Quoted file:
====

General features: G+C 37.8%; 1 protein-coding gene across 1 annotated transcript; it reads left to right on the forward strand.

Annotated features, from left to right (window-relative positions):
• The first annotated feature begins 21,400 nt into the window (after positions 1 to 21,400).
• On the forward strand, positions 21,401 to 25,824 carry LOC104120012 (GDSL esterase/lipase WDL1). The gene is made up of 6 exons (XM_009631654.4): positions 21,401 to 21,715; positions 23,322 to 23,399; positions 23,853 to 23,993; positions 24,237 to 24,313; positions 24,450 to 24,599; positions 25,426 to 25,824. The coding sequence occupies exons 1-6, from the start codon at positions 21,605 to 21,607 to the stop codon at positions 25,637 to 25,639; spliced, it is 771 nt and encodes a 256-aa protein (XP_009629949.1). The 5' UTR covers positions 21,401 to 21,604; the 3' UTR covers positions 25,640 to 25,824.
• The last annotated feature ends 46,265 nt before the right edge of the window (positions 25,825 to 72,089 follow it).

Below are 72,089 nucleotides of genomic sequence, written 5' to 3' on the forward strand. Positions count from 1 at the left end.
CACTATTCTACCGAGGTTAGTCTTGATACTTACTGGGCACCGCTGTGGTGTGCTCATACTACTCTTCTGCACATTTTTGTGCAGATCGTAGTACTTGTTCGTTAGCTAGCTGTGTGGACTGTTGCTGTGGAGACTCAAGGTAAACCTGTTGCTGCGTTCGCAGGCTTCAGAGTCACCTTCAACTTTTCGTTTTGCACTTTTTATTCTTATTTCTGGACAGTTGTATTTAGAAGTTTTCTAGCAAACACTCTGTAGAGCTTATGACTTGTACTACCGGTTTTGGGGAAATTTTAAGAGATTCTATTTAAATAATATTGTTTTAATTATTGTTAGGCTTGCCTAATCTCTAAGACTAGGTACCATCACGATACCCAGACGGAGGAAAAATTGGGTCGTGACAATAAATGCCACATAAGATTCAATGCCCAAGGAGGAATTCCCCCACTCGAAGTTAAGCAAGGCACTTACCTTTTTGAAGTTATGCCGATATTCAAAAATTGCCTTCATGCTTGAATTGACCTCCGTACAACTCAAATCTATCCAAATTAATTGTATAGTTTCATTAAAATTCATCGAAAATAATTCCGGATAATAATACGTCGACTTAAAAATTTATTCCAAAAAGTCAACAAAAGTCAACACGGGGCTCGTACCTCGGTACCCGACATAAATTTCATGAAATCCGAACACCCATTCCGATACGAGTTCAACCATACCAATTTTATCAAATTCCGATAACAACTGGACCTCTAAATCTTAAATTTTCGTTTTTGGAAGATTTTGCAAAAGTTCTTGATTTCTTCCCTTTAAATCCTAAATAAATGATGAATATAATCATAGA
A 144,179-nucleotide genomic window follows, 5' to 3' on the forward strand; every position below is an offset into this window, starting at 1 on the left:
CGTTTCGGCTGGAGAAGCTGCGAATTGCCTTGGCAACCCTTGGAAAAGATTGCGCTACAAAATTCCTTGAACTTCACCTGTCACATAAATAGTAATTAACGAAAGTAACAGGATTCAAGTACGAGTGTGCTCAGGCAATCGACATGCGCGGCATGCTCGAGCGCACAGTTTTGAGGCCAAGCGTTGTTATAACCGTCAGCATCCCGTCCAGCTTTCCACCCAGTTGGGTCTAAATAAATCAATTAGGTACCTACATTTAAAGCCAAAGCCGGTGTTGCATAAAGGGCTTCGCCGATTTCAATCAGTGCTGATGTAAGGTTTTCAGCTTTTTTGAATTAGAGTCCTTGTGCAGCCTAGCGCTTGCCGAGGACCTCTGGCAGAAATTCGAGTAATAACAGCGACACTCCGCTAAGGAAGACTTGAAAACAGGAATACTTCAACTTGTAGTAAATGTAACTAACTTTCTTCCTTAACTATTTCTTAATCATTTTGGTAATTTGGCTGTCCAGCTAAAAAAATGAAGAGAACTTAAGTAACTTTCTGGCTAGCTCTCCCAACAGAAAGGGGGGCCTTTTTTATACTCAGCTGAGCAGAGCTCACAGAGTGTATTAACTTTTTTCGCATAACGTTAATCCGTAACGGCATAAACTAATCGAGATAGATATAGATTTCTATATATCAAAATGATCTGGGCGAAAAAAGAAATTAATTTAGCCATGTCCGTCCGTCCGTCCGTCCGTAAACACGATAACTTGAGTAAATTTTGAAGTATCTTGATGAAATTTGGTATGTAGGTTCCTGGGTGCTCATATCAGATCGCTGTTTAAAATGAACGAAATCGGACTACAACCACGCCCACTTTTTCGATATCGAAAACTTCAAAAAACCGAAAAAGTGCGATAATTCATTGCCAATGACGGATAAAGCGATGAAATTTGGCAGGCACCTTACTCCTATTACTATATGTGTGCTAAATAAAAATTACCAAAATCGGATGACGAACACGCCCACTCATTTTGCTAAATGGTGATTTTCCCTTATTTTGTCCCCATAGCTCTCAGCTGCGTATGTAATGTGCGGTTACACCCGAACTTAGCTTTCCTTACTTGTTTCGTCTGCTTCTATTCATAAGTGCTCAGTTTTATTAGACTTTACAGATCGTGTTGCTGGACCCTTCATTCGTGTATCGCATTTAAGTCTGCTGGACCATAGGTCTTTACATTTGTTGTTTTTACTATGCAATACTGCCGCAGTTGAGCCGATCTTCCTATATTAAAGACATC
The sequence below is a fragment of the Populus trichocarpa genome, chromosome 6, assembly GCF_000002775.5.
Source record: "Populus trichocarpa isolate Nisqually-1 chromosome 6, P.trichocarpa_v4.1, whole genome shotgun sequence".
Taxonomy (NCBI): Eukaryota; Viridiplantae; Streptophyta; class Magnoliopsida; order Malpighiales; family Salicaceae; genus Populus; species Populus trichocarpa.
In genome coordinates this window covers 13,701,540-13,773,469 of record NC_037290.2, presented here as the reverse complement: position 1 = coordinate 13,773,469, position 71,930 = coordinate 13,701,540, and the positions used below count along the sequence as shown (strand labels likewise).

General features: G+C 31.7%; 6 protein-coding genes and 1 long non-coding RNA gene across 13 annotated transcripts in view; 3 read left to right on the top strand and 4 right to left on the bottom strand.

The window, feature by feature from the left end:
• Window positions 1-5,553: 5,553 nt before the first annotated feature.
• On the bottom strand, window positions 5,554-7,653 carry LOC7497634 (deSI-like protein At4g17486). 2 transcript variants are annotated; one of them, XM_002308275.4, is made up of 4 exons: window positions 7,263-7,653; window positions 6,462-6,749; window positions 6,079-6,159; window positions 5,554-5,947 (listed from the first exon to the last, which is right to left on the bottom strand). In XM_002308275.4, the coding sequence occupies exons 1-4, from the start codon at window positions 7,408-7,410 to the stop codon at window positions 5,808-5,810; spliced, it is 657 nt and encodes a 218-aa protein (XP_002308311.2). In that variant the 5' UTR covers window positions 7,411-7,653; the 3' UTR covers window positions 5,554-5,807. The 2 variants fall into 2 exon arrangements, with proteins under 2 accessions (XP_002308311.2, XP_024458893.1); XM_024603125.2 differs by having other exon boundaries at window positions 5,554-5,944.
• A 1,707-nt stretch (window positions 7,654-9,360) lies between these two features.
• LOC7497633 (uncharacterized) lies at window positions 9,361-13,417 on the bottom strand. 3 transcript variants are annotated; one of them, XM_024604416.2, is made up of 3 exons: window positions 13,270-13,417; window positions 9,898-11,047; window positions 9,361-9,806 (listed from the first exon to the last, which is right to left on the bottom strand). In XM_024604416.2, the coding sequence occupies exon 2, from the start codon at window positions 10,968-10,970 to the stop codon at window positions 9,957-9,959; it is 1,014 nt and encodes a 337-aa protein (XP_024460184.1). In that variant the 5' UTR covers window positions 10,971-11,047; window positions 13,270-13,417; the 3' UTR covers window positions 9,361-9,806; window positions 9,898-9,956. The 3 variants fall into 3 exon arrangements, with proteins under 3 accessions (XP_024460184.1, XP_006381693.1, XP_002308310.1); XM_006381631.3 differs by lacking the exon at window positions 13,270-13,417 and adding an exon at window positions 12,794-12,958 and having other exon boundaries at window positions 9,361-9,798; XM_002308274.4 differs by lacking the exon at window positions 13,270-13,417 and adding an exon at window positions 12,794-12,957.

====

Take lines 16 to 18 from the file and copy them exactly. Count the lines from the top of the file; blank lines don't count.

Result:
• Window positions 1-5,553: 5,553 nt before the first annotated feature.
• On the bottom strand, window positions 5,554-7,653 carry LOC7497634 (deSI-like protein At4g17486). 2 transcript variants are annotated; one of them, XM_002308275.4, is made up of 4 exons: window positions 7,263-7,653; window positions 6,462-6,749; window positions 6,079-6,159; window positions 5,554-5,947 (listed from the first exon to the last, which is right to left on the bottom strand). In XM_002308275.4, the coding sequence occupies exons 1-4, from the start codon at window positions 7,408-7,410 to the stop codon at window positions 5,808-5,810; spliced, it is 657 nt and encodes a 218-aa protein (XP_002308311.2). In that variant the 5' UTR covers window positions 7,411-7,653; the 3' UTR covers window positions 5,554-5,807. The 2 variants fall into 2 exon arrangements, with proteins under 2 accessions (XP_002308311.2, XP_024458893.1); XM_024603125.2 differs by having other exon boundaries at window positions 5,554-5,944.
• A 1,707-nt stretch (window positions 7,654-9,360) lies between these two features.